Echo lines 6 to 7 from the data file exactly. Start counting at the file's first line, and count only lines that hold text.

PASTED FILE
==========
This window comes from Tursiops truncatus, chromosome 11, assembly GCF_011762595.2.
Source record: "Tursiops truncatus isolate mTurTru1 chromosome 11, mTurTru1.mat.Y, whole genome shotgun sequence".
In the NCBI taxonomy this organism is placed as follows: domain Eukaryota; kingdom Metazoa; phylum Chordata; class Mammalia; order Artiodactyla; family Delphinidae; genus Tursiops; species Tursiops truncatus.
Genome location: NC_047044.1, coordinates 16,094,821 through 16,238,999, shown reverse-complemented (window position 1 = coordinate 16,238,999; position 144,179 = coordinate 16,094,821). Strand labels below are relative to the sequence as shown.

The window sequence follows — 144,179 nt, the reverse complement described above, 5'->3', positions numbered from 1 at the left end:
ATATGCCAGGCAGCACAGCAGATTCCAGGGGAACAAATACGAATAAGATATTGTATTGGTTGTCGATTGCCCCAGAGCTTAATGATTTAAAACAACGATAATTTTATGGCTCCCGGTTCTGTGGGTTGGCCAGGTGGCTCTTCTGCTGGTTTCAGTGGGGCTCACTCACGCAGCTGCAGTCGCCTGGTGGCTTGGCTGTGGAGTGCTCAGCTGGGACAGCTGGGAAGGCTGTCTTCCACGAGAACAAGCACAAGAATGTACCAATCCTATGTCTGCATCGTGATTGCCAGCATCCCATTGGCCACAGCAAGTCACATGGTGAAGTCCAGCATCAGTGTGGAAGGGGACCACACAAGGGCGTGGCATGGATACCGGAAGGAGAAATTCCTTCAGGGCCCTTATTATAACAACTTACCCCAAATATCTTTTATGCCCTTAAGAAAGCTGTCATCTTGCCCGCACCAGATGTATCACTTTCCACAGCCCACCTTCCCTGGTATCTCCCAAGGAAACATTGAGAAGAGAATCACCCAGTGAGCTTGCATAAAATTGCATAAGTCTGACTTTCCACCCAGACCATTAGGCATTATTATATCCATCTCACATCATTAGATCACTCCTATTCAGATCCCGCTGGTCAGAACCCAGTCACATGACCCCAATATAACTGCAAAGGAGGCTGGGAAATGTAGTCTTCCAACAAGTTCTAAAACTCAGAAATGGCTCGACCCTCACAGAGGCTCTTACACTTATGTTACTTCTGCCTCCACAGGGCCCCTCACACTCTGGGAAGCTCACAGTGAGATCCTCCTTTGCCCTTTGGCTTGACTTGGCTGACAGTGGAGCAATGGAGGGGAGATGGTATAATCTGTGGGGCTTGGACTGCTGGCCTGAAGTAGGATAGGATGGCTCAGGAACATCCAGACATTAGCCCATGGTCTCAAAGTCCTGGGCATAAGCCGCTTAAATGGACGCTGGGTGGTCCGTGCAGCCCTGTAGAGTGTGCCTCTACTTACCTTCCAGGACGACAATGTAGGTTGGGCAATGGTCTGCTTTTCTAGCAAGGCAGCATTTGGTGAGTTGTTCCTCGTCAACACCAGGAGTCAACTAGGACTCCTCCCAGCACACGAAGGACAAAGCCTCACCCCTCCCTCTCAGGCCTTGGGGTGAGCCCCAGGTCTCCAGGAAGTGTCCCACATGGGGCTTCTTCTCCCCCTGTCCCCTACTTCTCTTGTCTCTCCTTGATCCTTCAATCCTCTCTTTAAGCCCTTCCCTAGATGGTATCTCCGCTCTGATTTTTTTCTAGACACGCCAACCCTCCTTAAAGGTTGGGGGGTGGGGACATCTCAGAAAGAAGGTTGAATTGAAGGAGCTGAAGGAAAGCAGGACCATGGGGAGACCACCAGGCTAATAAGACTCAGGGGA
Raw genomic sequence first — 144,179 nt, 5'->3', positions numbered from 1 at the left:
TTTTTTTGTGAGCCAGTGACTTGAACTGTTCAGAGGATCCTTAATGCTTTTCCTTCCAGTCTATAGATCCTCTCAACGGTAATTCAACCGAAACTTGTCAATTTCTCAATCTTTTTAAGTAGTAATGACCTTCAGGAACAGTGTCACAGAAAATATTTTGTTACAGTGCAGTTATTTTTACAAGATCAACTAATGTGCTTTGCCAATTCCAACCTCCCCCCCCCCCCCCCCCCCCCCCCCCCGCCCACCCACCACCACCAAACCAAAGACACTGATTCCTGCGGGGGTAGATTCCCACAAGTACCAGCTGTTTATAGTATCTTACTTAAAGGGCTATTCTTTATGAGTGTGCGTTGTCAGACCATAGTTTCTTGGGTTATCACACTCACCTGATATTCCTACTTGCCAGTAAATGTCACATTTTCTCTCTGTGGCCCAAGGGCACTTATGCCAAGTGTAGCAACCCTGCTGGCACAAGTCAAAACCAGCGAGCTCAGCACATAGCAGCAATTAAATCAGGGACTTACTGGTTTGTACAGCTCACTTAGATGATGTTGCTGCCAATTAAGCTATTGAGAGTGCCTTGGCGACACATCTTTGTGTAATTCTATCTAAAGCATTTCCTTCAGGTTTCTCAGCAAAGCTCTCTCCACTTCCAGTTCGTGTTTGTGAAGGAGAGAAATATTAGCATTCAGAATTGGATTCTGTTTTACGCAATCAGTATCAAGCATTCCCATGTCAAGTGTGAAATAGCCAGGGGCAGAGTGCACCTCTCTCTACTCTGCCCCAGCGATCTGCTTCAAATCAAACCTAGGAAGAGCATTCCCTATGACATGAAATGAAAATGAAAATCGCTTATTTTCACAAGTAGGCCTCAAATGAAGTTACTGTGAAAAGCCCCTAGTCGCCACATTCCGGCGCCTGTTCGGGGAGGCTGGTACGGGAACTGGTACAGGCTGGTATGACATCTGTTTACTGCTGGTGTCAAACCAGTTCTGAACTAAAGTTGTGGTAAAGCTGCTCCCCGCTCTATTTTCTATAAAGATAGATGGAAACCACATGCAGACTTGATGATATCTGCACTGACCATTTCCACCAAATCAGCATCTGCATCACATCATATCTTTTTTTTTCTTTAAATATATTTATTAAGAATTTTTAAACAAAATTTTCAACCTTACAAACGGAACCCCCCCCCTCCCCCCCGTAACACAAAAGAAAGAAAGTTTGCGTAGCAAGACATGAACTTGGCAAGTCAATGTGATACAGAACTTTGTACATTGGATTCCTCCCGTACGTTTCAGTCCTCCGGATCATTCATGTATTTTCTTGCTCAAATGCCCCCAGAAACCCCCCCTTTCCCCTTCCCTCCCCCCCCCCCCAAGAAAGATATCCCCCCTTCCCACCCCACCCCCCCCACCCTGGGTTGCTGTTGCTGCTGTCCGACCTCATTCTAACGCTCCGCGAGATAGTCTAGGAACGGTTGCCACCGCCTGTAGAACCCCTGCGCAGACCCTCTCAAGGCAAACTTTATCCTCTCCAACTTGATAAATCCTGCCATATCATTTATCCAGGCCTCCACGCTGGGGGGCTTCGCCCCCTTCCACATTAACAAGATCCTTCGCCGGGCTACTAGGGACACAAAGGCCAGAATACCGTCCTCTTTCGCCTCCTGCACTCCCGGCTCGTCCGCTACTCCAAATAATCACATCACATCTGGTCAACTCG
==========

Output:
ATATGCCAGGCAGCACAGCAGATTCCAGGGGAACAAATACGAATAAGATATTGTATTGGTTGTCGATTGCCCCAGAGCTTAATGATTTAAAACAACGATAATTTTATGGCTCCCGGTTCTGTGGGTTGGCCAGGTGGCTCTTCTGCTGGTTTCAGTGGGGCTCACTCACGCAGCTGCAGTCGCCTGGTGGCTTGGCTGTGGAGTGCTCAGCTGGGACAGCTGGGAAGGCTGTCTTCCACGAGAACAAGCACAAGAATGTACCAATCCTATGTCTGCATCGTGATTGCCAGCATCCCATTGGCCACAGCAAGTCACATGGTGAAGTCCAGCATCAGTGTGGAAGGGGACCACACAAGGGCGTGGCATGGATACCGGAAGGAGAAATTCCTTCAGGGCCCTTATTATAACAACTTACCCCAAATATCTTTTATGCCCTTAAGAAAGCTGTCATCTTGCCCGCACCAGATGTATCACTTTCCACAGCCCACCTTCCCTGGTATCTCCCAAGGAAACATTGAGAAGAGAATCACCCAGTGAGCTTGCATAAAATTGCATAAGTCTGACTTTCCACCCAGACCATTAGGCATTATTATATCCATCTCACATCATTAGATCACTCCTATTCAGATCCCGCTGGTCAGAACCCAGTCACATGACCCCAATATAACTGCAAAGGAGGCTGGGAAATGTAGTCTTCCAACAAGTTCTAAAACTCAGAAATGGCTCGACCCTCACAGAGGCTCTTACACTTATGTTACTTCTGCCTCCACAGGGCCCCTCACACTCTGGGAAGCTCACAGTGAGATCCTCCTTTGCCCTTTGGCTTGACTTGGCTGACAGTGGAGCAATGGAGGGGAGATGGTATAATCTGTGGGGCTTGGACTGCTGGCCTGAAGTAGGATAGGATGGCTCAGGAACATCCAGACATTAGCCCATGGTCTCAAAGTCCTGGGCATAAGCCGCTTAAATGGACGCTGGGTGGTCCGTGCAGCCCTGTAGAGTGTGCCTCTACTTACCTTCCAGGACGACAATGTAGGTTGGGCAATGGTCTGCTTTTCTAGCAAGGCAGCATTTGGTGAGTTGTTCCTCGTCAACACCAGGAGTCAACTAGGACTCCTCCCAGCACACGAAGGACAAAGCCTCACCCCTCCCTCTCAGGCCTTGGGGTGAGCCCCAGGTCTCCAGGAAGTGTCCCACATGGGGCTTCTTCTCCCCCTGTCCCCTACTTCTCTTGTCTCTCCTTGATCCTTCAATCCTCTCTTTAAGCCCTTCCCTAGATGGTATCTCCGCTCTGATTTTTTTCTAGACACGCCAACCCTCCTTAAAGGTTGGGGGGTGGGGACATCTCAGAAAGAAGGTTGAATTGAAGGAGCTGAAGGAAAGCAGGACCATGGGGAGACCACCAGGCTAATAAGACTCAGGGGA
Raw genomic sequence first — 144,179 nt, 5'->3', positions numbered from 1 at the left: